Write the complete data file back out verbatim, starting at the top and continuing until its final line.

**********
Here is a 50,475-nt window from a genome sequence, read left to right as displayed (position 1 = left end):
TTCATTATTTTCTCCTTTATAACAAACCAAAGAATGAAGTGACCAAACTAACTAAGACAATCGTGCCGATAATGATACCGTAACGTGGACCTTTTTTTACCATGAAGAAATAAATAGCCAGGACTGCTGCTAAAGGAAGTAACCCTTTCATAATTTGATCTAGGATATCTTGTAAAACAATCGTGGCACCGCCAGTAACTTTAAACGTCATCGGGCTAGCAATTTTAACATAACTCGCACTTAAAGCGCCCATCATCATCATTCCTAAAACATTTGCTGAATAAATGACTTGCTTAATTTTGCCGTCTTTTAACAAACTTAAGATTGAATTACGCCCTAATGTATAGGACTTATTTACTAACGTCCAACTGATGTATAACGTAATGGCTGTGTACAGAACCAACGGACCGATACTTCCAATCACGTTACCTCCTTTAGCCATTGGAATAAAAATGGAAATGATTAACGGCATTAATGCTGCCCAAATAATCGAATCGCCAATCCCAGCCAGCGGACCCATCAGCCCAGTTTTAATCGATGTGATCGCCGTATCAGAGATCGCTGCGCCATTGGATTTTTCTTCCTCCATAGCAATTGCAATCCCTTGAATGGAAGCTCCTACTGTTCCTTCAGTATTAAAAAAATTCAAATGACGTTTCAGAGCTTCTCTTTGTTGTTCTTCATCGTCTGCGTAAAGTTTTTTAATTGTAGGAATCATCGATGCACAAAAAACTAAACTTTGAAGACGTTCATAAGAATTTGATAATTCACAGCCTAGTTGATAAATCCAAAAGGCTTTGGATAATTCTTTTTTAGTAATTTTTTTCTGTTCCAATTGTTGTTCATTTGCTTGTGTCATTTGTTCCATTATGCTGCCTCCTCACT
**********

Here is a 50,475-nt window from a genome sequence, read left to right as displayed (position 1 = left end):
TTCATTATTTTCTCCTTTATAACAAACCAAAGAATGAAGTGACCAAACTAACTAAGACAATCGTGCCGATAATGATACCGTAACGTGGACCTTTTTTTACCATGAAGAAATAAATAGCCAGGACTGCTGCTAAAGGAAGTAACCCTTTCATAATTTGATCTAGGATATCTTGTAAAACAATCGTGGCACCGCCAGTAACTTTAAACGTCATCGGGCTAGCAATTTTAACATAACTCGCACTTAAAGCGCCCATCATCATCATTCCTAAAACATTTGCTGAATAAATGACTTGCTTAATTTTGCCGTCTTTTAACAAACTTAAGATTGAATTACGCCCTAATGTATAGGACTTATTTACTAACGTCCAACTGATGTATAACGTAATGGCTGTGTACAGAACCAACGGACCGATACTTCCAATCACGTTACCTCCTTTAGCCATTGGAATAAAAATGGAAATGATTAACGGCATTAATGCTGCCCAAATAATCGAATCGCCAATCCCAGCCAGCGGACCCATCAGCCCAGTTTTAATCGATGTGATCGCCGTATCAGAGATCGCTGCGCCATTGGATTTTTCTTCCTCCATAGCAATTGCAATCCCTTGAATGGAAGCTCCTACTGTTCCTTCAGTATTAAAAAAATTCAAATGACGTTTCAGAGCTTCTCTTTGTTGTTCTTCATCGTCTGCGTAAAGTTTTTTAATTGTAGGAATCATCGATGCACAAAAAACTAAACTTTGAAGACGTTCATAAGAATTTGATAATTCACAGCCTAGTTGATAAATCCAAAAGGCTTTGGATAATTCTTTTTTAGTAATTTTTTTCTGTTCCAATTGTTGTTCATTTGCTTGTGTCATTTGTTCCATTATGCTGCCTCCTCACT